I knew it was going to be cool to visit some of the churches that I was studying in my Revelation class, but it especially hit home walking through this city.

Unlike Ephesus, ongoing work is being done to Laodicea, and Allyson said a significant portion of what we walked through had been buried when she had been here two years prior.

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More English major pics in the library

More English major pics in the library

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After Laodicea, we were off to Pamukkale “cotton castles” hot springs, where calcium deposits in the water form a hardened, slippery, calcified floor. We removed our shoes and socks and rolled up our jeans, excited for this new adventure. As Salih turned back to warn us to be careful, he slipped and fell, landing hard on his wrist. With words like “fracture,” flying around his pained face, the spirit of excitement and adventure fizzled out a bit, and I eyed the roads ahead of me with a bit of trepidation. Picking our way slowly, we gained our footing and became more confident as we splashed through the warm water. Although I was slightly relieved when we reached the end of the springs and I could put my shoes back on solid, non-treacherous ground, the view was well worth it and I loved living yet another once-in-a-lifetime experience.

Creepy Sarcophagi

Creepy Sarcophagi walking on the path to the springs

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As Salih headed to the hospital for X-rays, we went for lunch and then took off for a visit to a high school, where we learned about academics and sat in a classroom (that looks nothing like high schools back in America) before heading to the airport and flying back to Istanbul. We have another full day tomorrow and I’m exhausted!

If you missed previous entries:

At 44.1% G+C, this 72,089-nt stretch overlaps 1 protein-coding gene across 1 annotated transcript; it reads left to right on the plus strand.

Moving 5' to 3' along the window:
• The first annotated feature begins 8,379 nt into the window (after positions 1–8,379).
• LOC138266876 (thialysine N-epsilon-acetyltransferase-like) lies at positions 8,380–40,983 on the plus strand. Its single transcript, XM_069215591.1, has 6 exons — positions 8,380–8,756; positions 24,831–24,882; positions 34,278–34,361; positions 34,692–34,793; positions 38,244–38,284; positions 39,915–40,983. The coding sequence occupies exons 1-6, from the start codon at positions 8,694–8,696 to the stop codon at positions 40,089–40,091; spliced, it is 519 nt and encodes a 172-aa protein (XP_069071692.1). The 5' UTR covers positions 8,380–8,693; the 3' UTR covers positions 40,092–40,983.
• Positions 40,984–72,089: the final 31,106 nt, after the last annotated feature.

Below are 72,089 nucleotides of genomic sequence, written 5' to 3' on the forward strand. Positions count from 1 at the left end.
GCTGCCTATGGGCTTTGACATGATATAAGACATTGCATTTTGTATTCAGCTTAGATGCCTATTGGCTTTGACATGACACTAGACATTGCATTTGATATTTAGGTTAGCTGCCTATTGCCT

Adventures in Turkey pt. 5: EPHESUS

Adventures in Turkey pt. 4: Confronting my Own Ignorance

Adventures in Turkey pt. 3: Some Heartfelt but Definite Jet-Lagged Rambling

Adventures in Turkey pt. 2: In Which We Hit the Ground Running

Adventures in Turkey pt. 1: Anxiety and Excitement

Oh, the Places I’ve Been

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Let me be explicitly clear in saying that I believe that traveling is not only beneficial, but also necessary for people, especially writers. (I should also be clear in saying that the title of this blog post is slightly misleading. I have four stamps in my passport. It’s pretty underwhelming, but I like the sound of the title–thank you, Dr. Seuss–so indulge me, okay?)

There is no comparable experience for learning and being exposed to new material. I’m especially a proponent for visiting countries in which you don’t know how to speak a single word, and spend some of the time you’re there learning how to speak it. Words are beautiful in any language, particularly ones I don’t understand. I also recommend getting lost at least once. Wander around and take in the sights, smells, and sounds and marvel at being in a completely different country. Try a food you can’t identify. Sit in a park and observe people who belong there. There’s just something about sitting on a bench in a completely new country and writing in a notebook.

Recently, I had such an experience. I traveled through my school to Turkey for a whirlwind trip of sightseeing, learning, and visiting Turkish families. It was an incredible, life-changing opportunity that I will never forget.

I don’t remember much of our first night there; we had been traveling for 18 of the last 19 hours and we were all exhausted and bleary from jet lag. I remember sitting in a very nice restaurant and being served an abundance of food, all of which was delicious (other than Ayran, a salty, yogurt drink.) I remember smiling and attempting to say, “Merhaba,” and feeling welcomed by everyone I saw…but that’s about it.

We hit the ground running the next day and didn’t really stop for the rest of the trip. In one afternoon, we toured Topkapi Palace, Hagia Sophia, the Hippodrome, Basilica Cisterns, and the Blue Mosque. We were all ready for bed by the time dinner rolled around, but then our translator suggested a night walk along the Bosphorus Strait and Rumeli fortress so we instantly shook off our yawns and rubbed the sleepiness out of our eyes. It was a little chilly since we were right on the water, but the air was crisp and the spirit of adventure won out over our exhaustion.

Topkapi Palace

Topkapi Palace

Hagia Sophia

Hagia Sophia

Hippodrome

Hippodrome

Medusa head in the Basilica Cisterns

Medusa head in the Basilica Cisterns

Blue Mosque

Blue Mosque

Remember what I said about trying something you can’t identify?

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SALGAM. Aka, the most vile thing you’ll ever put in your mouth.

My friends tried to convince me that it was grape juice, and, while I knew those unidentifiable objects in the basket were most definitely not grapes, I had no idea what they were. “Is it date juice?” I questioned.